Investment banks suffered their worst first half year performance since the 2008 financial crisis as revenues for the top 12 players fell 15 percent from the same period a year ago, the data showed.
Looming U.S. elections, Britain's vote to leave the European Union in June, near-zero interest rates and worries about China's economy have spooked markets this year and curbed investors' appetite to take risks.
Last week, Citigroup said it expects to post better results in fixed income trading for the third quarter compared with a year ago.
Most of JPMorgan's revenue, some $6.9 billion, was accrued on its home turf but the $3.9 billion generated in its Europe, Middle East and Africa (EMEA) operations was enough to dislodge Deutsche from the top place in that region.
In the same period last year, Deutsche was number one in EMEA with revenue of $4.3 billion. Its slide to number two, even on its home turf highlights how difficult a year it has been for Germany's biggest lender.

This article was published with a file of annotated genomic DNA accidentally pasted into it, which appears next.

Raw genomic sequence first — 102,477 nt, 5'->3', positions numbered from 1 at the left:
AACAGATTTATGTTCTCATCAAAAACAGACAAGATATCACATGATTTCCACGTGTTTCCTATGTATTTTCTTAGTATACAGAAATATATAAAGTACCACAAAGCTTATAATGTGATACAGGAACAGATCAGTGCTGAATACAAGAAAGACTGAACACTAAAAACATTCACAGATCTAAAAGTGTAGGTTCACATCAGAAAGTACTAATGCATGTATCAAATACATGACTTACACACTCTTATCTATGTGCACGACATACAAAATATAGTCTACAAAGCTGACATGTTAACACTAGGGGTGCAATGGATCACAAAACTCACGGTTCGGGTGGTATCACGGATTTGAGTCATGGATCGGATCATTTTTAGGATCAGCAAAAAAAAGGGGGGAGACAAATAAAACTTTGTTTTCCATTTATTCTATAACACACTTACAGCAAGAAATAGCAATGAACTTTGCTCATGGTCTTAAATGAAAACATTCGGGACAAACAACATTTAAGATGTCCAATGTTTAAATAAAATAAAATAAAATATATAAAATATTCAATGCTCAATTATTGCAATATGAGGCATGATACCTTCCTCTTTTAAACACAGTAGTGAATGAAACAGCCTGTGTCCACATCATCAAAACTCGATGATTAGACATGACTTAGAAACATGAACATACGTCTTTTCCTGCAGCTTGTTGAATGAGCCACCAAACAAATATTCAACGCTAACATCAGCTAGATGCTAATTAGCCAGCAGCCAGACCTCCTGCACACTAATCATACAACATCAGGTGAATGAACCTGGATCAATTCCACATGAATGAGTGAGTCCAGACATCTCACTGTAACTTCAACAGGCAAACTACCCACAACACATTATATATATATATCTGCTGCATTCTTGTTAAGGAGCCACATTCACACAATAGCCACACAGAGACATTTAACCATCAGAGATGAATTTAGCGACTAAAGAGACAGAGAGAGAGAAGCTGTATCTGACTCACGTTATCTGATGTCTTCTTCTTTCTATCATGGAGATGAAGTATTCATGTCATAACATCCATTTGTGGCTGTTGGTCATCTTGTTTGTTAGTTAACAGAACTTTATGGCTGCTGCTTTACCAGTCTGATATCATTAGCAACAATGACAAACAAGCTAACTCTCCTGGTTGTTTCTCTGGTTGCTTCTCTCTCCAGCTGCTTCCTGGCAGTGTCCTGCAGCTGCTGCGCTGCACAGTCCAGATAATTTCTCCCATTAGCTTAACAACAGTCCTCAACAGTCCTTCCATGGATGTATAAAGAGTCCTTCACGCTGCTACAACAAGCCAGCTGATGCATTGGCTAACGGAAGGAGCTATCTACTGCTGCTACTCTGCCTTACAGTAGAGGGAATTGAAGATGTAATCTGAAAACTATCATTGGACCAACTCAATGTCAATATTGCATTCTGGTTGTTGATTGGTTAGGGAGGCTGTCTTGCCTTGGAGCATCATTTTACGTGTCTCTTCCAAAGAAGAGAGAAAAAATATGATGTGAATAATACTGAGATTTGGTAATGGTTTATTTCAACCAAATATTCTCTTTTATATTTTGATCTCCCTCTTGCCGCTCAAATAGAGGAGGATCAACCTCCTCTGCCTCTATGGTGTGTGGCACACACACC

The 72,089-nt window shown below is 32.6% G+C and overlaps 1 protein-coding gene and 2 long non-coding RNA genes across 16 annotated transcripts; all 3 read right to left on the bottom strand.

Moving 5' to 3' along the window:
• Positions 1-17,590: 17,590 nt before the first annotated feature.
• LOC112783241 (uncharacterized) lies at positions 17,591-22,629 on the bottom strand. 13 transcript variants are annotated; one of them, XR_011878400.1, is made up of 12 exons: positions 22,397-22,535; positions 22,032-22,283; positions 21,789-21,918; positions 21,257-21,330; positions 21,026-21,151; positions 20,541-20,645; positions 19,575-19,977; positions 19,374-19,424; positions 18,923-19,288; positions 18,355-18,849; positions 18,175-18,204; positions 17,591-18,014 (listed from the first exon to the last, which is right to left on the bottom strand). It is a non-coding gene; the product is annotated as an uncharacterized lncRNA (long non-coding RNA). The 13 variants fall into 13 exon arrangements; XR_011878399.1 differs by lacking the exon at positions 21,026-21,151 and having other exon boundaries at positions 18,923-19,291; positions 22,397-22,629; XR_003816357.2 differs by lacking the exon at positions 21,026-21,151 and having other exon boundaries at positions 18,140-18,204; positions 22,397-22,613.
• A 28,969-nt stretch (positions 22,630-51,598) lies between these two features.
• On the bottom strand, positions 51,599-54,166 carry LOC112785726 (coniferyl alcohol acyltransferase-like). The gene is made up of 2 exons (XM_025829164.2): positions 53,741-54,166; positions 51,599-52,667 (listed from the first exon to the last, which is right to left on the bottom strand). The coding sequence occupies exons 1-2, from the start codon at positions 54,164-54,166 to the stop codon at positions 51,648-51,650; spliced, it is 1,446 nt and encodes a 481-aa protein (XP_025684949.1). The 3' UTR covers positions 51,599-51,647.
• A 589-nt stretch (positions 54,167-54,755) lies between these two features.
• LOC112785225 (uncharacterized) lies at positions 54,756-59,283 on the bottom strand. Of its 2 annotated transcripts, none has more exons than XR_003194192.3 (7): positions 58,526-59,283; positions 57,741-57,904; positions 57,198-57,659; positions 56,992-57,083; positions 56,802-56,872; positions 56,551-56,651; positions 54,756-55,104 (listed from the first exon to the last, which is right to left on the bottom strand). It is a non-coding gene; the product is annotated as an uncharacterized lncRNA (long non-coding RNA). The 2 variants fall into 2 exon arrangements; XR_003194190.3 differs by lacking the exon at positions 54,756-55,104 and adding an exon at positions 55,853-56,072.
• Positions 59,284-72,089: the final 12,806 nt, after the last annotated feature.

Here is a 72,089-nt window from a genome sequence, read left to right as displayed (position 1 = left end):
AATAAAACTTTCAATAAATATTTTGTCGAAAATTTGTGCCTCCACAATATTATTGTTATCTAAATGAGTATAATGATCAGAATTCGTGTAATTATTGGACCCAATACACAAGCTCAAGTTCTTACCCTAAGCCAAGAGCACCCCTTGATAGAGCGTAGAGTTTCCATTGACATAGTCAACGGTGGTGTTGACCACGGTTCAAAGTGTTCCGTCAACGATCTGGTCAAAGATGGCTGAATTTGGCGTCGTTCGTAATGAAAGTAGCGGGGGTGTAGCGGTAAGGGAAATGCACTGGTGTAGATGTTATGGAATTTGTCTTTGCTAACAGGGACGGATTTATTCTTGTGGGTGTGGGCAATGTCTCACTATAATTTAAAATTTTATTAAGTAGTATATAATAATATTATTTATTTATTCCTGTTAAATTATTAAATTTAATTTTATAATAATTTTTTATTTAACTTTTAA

JPMorgan also dislodged Deutsche Bank in the Asia Pacific (APAC region) to take top spot with revenue of $1.7 billion in the first half of the year. That was 15 percent lower than the $2 billion Deutsche Bank earned in the same period last year in the region.
JPMorgan retained its crown in fixed income, currencies and commodities (FICC) trading, its position solidified by its dominance in G10 rates and foreign exchange trading. The U.S. bank slipped a place to third in the equities ranking, however.
Coalition tracks Bank of America Merrill Lynch, Barclays, BNP Paribas, Citigroup, Credit Suisse, Deutsche Bank, Goldman Sachs, HSBC, JPMorgan, Morgan Stanley, Societe Generale and UBS.